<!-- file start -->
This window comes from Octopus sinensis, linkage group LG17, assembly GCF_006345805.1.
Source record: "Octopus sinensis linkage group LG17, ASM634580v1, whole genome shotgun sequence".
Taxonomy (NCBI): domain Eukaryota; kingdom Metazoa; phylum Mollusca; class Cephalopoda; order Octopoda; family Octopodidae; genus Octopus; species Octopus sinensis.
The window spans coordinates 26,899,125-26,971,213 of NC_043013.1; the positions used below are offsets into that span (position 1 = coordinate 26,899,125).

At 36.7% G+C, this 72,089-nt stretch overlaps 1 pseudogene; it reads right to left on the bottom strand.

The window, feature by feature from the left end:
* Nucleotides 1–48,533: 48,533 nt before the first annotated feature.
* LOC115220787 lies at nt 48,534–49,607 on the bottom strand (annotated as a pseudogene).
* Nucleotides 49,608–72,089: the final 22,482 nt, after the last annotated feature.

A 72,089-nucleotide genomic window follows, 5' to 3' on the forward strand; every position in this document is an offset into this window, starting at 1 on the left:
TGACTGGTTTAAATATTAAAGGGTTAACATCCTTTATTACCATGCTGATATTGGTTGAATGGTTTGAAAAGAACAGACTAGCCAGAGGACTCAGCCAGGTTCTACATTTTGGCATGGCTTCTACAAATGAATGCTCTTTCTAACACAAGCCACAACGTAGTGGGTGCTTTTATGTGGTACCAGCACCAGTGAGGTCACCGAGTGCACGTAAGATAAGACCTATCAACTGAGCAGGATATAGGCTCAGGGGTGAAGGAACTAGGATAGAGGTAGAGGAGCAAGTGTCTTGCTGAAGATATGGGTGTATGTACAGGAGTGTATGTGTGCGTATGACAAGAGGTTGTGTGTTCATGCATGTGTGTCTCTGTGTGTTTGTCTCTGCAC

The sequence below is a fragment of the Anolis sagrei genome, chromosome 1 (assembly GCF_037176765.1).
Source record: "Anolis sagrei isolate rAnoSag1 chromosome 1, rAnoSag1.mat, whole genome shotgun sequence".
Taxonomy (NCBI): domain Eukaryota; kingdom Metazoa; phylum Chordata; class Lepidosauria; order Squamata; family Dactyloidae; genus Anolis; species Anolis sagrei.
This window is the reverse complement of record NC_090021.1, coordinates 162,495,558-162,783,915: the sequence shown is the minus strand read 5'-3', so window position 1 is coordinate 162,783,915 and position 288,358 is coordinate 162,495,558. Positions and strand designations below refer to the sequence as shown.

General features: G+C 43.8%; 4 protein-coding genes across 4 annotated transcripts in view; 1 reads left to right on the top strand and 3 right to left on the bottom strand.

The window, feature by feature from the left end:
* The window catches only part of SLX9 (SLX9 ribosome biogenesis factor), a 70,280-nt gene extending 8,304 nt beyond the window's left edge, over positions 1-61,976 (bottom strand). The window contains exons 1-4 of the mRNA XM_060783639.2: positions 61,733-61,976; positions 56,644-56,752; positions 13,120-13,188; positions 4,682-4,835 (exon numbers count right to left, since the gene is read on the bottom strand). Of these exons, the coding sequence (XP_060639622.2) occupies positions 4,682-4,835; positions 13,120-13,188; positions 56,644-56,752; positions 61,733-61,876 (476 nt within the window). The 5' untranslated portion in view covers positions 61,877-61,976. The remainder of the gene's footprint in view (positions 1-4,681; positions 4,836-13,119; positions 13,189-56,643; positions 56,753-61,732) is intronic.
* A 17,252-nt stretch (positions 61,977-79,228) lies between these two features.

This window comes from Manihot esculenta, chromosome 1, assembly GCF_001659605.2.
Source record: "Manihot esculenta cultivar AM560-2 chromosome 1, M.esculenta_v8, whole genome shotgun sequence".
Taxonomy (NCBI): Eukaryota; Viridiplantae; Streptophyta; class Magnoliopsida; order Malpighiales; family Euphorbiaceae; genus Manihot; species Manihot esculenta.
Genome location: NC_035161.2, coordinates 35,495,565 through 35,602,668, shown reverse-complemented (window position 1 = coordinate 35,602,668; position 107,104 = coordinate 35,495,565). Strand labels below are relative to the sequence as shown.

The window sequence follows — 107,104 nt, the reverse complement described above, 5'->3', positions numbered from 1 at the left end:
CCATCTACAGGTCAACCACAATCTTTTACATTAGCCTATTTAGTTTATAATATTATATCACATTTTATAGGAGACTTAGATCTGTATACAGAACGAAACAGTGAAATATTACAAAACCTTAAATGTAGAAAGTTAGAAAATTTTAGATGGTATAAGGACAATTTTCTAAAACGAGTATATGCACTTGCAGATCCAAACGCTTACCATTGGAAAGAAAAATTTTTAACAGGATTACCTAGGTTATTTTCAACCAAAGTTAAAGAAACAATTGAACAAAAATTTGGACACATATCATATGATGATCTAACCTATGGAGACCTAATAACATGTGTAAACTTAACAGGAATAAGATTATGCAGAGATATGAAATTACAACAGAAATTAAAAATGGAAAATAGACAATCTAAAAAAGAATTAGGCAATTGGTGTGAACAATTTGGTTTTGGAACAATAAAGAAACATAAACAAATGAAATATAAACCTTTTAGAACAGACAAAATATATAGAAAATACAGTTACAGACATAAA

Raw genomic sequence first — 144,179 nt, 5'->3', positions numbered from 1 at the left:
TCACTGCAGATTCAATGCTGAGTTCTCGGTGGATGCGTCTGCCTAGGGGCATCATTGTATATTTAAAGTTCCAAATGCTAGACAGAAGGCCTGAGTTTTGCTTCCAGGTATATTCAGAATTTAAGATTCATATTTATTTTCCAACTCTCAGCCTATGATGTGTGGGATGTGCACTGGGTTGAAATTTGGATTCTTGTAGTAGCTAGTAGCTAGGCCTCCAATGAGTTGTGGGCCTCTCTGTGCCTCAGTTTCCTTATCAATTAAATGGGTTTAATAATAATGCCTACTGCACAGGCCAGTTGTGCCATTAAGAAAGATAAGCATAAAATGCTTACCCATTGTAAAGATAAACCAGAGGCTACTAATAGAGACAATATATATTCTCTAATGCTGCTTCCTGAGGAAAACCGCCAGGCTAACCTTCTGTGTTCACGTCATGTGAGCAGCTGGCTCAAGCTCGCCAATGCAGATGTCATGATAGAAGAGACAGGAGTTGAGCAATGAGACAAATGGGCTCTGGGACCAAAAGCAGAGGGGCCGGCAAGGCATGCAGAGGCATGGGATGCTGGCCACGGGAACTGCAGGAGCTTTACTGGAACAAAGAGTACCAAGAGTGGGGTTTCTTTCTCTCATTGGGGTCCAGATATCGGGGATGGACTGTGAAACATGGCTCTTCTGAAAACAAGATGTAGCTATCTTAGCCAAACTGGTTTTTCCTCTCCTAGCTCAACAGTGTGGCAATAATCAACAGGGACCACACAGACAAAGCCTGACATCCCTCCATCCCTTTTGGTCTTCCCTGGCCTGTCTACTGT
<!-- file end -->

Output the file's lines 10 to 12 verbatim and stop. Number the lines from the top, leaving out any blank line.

A 72,089-nucleotide genomic window follows, 5' to 3' on the forward strand; every position in this document is an offset into this window, starting at 1 on the left:
TGACTGGTTTAAATATTAAAGGGTTAACATCCTTTATTACCATGCTGATATTGGTTGAATGGTTTGAAAAGAACAGACTAGCCAGAGGACTCAGCCAGGTTCTACATTTTGGCATGGCTTCTACAAATGAATGCTCTTTCTAACACAAGCCACAACGTAGTGGGTGCTTTTATGTGGTACCAGCACCAGTGAGGTCACCGAGTGCACGTAAGATAAGACCTATCAACTGAGCAGGATATAGGCTCAGGGGTGAAGGAACTAGGATAGAGGTAGAGGAGCAAGTGTCTTGCTGAAGATATGGGTGTATGTACAGGAGTGTATGTGTGCGTATGACAAGAGGTTGTGTGTTCATGCATGTGTGTCTCTGTGTGTTTGTCTCTGCAC

The sequence below is a fragment of the Anolis sagrei genome, chromosome 1 (assembly GCF_037176765.1).